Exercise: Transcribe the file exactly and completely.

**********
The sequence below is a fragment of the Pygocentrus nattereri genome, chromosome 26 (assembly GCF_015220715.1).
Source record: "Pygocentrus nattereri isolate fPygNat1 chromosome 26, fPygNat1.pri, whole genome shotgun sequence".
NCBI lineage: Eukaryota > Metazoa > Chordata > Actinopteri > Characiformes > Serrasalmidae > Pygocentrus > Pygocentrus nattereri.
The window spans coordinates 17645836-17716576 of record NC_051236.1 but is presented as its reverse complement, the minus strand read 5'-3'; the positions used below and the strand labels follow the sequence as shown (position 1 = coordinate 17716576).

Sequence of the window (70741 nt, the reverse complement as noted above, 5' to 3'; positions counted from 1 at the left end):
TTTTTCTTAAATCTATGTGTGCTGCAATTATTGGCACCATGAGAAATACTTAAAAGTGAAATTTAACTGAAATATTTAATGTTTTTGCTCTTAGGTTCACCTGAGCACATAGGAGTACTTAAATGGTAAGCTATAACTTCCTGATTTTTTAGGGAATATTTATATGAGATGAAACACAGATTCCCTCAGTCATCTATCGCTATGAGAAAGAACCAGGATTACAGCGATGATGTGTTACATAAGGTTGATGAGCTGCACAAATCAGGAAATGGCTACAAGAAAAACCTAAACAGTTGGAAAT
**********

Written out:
The sequence below is a fragment of the Pygocentrus nattereri genome, chromosome 26 (assembly GCF_015220715.1).
Source record: "Pygocentrus nattereri isolate fPygNat1 chromosome 26, fPygNat1.pri, whole genome shotgun sequence".
NCBI lineage: Eukaryota > Metazoa > Chordata > Actinopteri > Characiformes > Serrasalmidae > Pygocentrus > Pygocentrus nattereri.
The window spans coordinates 17645836-17716576 of record NC_051236.1 but is presented as its reverse complement, the minus strand read 5'-3'; the positions used below and the strand labels follow the sequence as shown (position 1 = coordinate 17716576).

Sequence of the window (70741 nt, the reverse complement as noted above, 5' to 3'; positions counted from 1 at the left end):
TTTTTCTTAAATCTATGTGTGCTGCAATTATTGGCACCATGAGAAATACTTAAAAGTGAAATTTAACTGAAATATTTAATGTTTTTGCTCTTAGGTTCACCTGAGCACATAGGAGTACTTAAATGGTAAGCTATAACTTCCTGATTTTTTAGGGAATATTTATATGAGATGAAACACAGATTCCCTCAGTCATCTATCGCTATGAGAAAGAACCAGGATTACAGCGATGATGTGTTACATAAGGTTGATGAGCTGCACAAATCAGGAAATGGCTACAAGAAAAACCTAAACAGTTGGAAAT